Marital property is property acquired after the parties are married. Property acquired before the marriage is considered the individual and separate property of the acquiring spouse and the court will have no authority to distribute individual property when the marriage is dissovled.
However, if the property was inherited or given as a gift to one spouse from a thrid party, after the marriage, it is still considered separate property. Conversely, if property was acquired before the marriage by one spouse but has risen in value due to the efforts and/or labor of the other or both spouses, the appreciated value is considered marital property.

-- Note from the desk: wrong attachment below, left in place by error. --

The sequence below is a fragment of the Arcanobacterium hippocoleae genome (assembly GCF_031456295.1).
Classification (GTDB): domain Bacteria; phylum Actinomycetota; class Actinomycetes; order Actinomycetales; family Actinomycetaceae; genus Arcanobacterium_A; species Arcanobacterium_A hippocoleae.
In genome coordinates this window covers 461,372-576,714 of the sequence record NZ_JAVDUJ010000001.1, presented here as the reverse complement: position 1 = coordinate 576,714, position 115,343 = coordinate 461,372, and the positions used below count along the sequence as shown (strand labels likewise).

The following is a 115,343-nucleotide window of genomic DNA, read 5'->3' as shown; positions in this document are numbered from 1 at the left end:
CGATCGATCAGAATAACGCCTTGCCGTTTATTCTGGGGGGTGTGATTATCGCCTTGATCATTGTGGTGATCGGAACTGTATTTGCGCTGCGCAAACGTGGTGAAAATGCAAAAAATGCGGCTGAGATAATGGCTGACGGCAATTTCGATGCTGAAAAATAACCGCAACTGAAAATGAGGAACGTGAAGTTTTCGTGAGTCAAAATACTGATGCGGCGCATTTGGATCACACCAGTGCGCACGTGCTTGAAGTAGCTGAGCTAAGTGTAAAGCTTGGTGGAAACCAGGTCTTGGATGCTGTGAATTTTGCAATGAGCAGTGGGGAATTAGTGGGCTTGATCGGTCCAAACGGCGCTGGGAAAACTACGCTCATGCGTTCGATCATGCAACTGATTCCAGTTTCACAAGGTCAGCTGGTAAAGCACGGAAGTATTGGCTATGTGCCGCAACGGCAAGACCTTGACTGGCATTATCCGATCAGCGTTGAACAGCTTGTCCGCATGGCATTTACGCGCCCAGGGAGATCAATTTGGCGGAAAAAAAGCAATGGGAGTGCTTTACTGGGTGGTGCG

Definition from Nolo’s Plain-English Law Dictionary
Property that is considered under state law to be owned by both spouses. In community property states, all income earned and property acquired during marriage is marital (community) property. In other states, whether property is considered marital property depends on how it is titled and sometimes, other factors. Most states exclude inheritances from marital property.
Definition provided by Nolo’s Plain-English Law Dictionary.
August 19, 2010, 5:19 pm